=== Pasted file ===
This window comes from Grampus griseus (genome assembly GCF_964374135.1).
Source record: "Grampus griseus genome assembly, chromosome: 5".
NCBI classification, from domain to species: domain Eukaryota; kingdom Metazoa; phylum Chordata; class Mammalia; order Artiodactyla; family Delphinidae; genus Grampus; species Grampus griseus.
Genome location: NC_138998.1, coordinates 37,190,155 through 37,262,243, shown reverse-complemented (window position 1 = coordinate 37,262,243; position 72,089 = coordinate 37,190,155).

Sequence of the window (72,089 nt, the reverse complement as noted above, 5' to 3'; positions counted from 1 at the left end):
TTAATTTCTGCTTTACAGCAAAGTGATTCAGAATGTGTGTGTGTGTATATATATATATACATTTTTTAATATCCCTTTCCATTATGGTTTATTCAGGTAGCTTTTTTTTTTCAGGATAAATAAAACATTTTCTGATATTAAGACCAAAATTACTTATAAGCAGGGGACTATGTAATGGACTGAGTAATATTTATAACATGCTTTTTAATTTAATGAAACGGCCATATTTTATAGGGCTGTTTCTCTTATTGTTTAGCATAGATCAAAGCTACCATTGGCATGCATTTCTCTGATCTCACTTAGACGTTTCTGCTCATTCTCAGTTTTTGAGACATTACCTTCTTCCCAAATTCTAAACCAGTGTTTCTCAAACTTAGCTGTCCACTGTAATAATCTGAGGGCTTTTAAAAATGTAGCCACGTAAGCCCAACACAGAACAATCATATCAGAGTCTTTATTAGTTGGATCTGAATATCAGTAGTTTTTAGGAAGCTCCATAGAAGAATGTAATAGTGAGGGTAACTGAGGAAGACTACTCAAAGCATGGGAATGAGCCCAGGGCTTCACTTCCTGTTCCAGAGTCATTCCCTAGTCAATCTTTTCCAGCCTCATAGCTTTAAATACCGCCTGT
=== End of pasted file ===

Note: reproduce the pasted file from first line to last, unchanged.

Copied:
This window comes from Grampus griseus (genome assembly GCF_964374135.1).
Source record: "Grampus griseus genome assembly, chromosome: 5".
NCBI classification, from domain to species: domain Eukaryota; kingdom Metazoa; phylum Chordata; class Mammalia; order Artiodactyla; family Delphinidae; genus Grampus; species Grampus griseus.
Genome location: NC_138998.1, coordinates 37,190,155 through 37,262,243, shown reverse-complemented (window position 1 = coordinate 37,262,243; position 72,089 = coordinate 37,190,155).

Sequence of the window (72,089 nt, the reverse complement as noted above, 5' to 3'; positions counted from 1 at the left end):
TTAATTTCTGCTTTACAGCAAAGTGATTCAGAATGTGTGTGTGTGTATATATATATATACATTTTTTAATATCCCTTTCCATTATGGTTTATTCAGGTAGCTTTTTTTTTTCAGGATAAATAAAACATTTTCTGATATTAAGACCAAAATTACTTATAAGCAGGGGACTATGTAATGGACTGAGTAATATTTATAACATGCTTTTTAATTTAATGAAACGGCCATATTTTATAGGGCTGTTTCTCTTATTGTTTAGCATAGATCAAAGCTACCATTGGCATGCATTTCTCTGATCTCACTTAGACGTTTCTGCTCATTCTCAGTTTTTGAGACATTACCTTCTTCCCAAATTCTAAACCAGTGTTTCTCAAACTTAGCTGTCCACTGTAATAATCTGAGGGCTTTTAAAAATGTAGCCACGTAAGCCCAACACAGAACAATCATATCAGAGTCTTTATTAGTTGGATCTGAATATCAGTAGTTTTTAGGAAGCTCCATAGAAGAATGTAATAGTGAGGGTAACTGAGGAAGACTACTCAAAGCATGGGAATGAGCCCAGGGCTTCACTTCCTGTTCCAGAGTCATTCCCTAGTCAATCTTTTCCAGCCTCATAGCTTTAAATACCGCCTGT